There could be several reasons for a person deferring his current consumption. While some might want to save for their childrenís higher studies or accumulate down-payments for a home or car loan, others might wish to garner retirement funds for the future.
Whatever may be the reason, one needs to measure risk and return, which will help evaluate alternative investments.
Improvements in communications and relaxation of international regulations have made it easier for investors to trade in both domestic and global markets. As an investor, one should seek to acquire a group of investments with different patterns of returns over time. If chosen carefully, such portfolios minimise risk for a given level of return as low or negative rates of return on some investments over a period of time are offset by above-average returns on others.
Why go global
Earlier, a bulk of investments available to individual investors consisted of Indian stocks, bonds and bank term deposits. Now, however, a call to your broking house or logging into your demat account can give you access to a wide range of securities sold throughout the world. One can purchase stocks, treasury bonds or mutual funds that invest in various sectors.
When investors compare the absolute and relative sizes of Indian and foreign markets for stocks and bonds, they find that ignoring foreign markets reduces their choices to less than 50% of investment opportunities. As more opportunities broaden your range of risk-return choices, it makes sense to evaluate foreign securities.
The rates of return on non-Indian securities generally have higher returns. Of course, it depends on the type of instrument and the market. The higher returns can be justified by the higher growth rates for the countries where they are issued. One of the major tenets of investment is that investors should diversify their portfolios. Because the relevant factor when diversifying a portfolio is low correlation between asset returns, diversification with foreign securities having low correlation with Indian securities can help substantially reduce portfolio risk.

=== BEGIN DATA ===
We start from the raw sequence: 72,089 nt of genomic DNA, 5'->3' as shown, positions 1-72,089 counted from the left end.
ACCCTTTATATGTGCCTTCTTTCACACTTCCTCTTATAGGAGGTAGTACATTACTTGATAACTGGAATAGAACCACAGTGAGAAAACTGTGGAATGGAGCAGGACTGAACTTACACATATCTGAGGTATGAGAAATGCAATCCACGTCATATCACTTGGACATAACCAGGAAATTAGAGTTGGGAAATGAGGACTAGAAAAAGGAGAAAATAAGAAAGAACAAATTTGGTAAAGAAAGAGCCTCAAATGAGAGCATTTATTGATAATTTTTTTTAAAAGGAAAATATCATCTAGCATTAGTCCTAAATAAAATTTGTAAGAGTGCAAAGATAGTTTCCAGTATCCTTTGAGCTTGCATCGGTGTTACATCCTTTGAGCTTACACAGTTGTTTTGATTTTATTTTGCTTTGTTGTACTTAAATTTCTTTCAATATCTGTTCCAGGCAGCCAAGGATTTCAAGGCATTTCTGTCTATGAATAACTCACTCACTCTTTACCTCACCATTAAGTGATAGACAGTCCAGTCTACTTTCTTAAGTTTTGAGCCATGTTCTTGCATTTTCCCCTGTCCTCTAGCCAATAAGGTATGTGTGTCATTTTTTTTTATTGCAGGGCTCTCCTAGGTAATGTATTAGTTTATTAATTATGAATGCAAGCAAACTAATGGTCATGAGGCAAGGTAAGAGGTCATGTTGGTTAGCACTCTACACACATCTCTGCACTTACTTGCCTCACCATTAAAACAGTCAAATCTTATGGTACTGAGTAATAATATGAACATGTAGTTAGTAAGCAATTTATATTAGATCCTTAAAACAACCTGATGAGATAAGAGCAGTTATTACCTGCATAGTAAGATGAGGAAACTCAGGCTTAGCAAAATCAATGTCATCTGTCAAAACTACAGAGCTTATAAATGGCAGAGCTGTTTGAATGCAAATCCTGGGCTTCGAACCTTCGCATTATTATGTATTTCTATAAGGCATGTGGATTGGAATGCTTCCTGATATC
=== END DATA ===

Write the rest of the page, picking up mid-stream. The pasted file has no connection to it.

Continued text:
An investor will have to open a trading account with a foreign broking house through an Indian brokerage firm to invest in securities of foreign companies listed on the exchanges of their respective countries. As per a recent rbi circular, an Indian citizen can remit a maximum of $75,000 in a fiscal for investments in international capital markets. Once the funds are remitted to a foreign broking house, investor can trade directly with the foreign broker.
Unlike the Indian market, where shares bought are transferred into one's demat account within three days (T+2), in foreign markets, they will be with the trader's pool account and the same will be reflect on the clients trading account immediately after buying. However, margin trading and short selling will not be allowed with a foreign broking house.
Both the dividend earned and capital gains are subject to tax laws of the respective laws of land. But it is adjusted against the tax liability in India if there is a treaty between the two countries. As overseas investments are made in foreign currency, the gain/loss will be subject to the movement of the home and investing currencies.
* The writer is associate professor in finance and accounting,